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Learning Lattice Quantum Field Theories with Equivariant Continuous Flows

by Mathis Gerdes, Pim de Haan, Corrado Rainone, Roberto Bondesan, Miranda C. N. Cheng

Submission summary

Authors (as registered SciPost users): Mathis Gerdes
Submission information
Preprint Link: scipost_202301_00031v2  (pdf)
Code repository:
Data repository:
Date accepted: 2023-12-05
Date submitted: 2023-09-19 12:34
Submitted by: Gerdes, Mathis
Submitted to: SciPost Physics
Ontological classification
Academic field: Physics
  • Condensed Matter Physics - Computational
  • High-Energy Physics - Theory
Approach: Computational


We propose a novel machine learning method for sampling from the high-dimensional probability distributions of Lattice Field Theories, which is based on a single neural ODE layer and incorporates the full symmetries of the problem. We test our model on the φ4 theory, showing that it systematically outperforms previously proposed flow-based methods in sampling efficiency, and the improvement is especially pronounced for larger lattices. Furthermore, we demonstrate that our model can learn a continuous family of theories at once, and the results of learning can be transferred to larger lattices. Such generalizations further accentuate the advantages of machine learning methods.

Current status:
Accepted in target Journal

Editorial decision: For Journal SciPost Physics: Publish
(status: Editorial decision fixed and (if required) accepted by authors)

Author comments upon resubmission

We want to thank the referees for carefully reviewing our manuscript and providing helpful suggestions. We hope to have incorporated the feedback in our modifications, as summarized in the list of changes.

List of changes

- Mention M. Lüscher's "Trivializing maps, the Wilson flow and the HMC algorithm" in the introduction.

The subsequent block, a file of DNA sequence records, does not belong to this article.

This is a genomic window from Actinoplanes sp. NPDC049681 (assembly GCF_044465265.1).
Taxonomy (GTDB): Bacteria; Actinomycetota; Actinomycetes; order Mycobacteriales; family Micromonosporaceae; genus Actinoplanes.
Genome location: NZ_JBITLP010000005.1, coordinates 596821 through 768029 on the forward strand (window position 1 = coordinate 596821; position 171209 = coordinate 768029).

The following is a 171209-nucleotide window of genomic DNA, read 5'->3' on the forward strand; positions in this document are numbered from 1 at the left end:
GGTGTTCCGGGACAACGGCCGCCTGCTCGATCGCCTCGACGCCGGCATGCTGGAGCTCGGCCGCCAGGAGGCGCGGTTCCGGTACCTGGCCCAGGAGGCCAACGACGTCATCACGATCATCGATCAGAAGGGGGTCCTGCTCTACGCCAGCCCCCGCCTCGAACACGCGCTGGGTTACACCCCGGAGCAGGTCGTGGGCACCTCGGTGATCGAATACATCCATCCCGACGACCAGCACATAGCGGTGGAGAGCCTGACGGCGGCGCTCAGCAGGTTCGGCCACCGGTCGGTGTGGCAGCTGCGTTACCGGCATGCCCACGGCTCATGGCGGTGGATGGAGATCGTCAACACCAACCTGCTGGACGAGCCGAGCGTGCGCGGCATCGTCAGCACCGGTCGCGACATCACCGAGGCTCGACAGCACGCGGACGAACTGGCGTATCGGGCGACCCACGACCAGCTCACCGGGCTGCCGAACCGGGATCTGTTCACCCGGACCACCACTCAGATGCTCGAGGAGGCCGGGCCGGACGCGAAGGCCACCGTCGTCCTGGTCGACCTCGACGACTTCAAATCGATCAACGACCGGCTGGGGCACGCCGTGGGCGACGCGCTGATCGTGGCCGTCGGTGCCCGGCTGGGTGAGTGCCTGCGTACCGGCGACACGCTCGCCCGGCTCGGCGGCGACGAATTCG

- Removed claim about exponential scaling of training cost in lattice size.
- Slight rewording for clarity and added reference to the appendix in the introduction of section 2.
- In section 3.1, added a remark on possible choices for basis functions besides the trigonometric ones.
- Change the section 4 title from "Experiments" to "Numerical Tests", as suggested by the referee.
- At the beginning of section 4, added a remark about the integration method and reference to the appendix for discussion of the discretization error.
- Mention the location of the critical point in the caption of Figure 3.
- Some changes in word choice, following referee suggestions ("thermalization transient" instead of "burn-in phase", "performing the training three times" instead of "runs").
- In the conclusion, added a reference to Figure 3 to substantiate the claim that training can be performed over coupling values crossing the critical point. Also added a comment on how this work may be extended to other theories and a reference to related work.
- Added a section to the appendix that evaluates and discusses the discretization error for our trained models. We include different choices of step sizes, integration methods (Euler and RK4), and 32/64-bit precisions.
- Publication updates and typographical corrections in the list of references.
- Correction of a typographical mistake in the list of institutional affiliations (one footnote was erroneously listed as an association).

Submission & Refereeing History

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Resubmission scipost_202301_00031v2 on 19 September 2023

Reports on this Submission

Anonymous Report 1 on 2023-10-8 (Invited Report)


The submitted article was revised as requested. The new version is accepted for publication.

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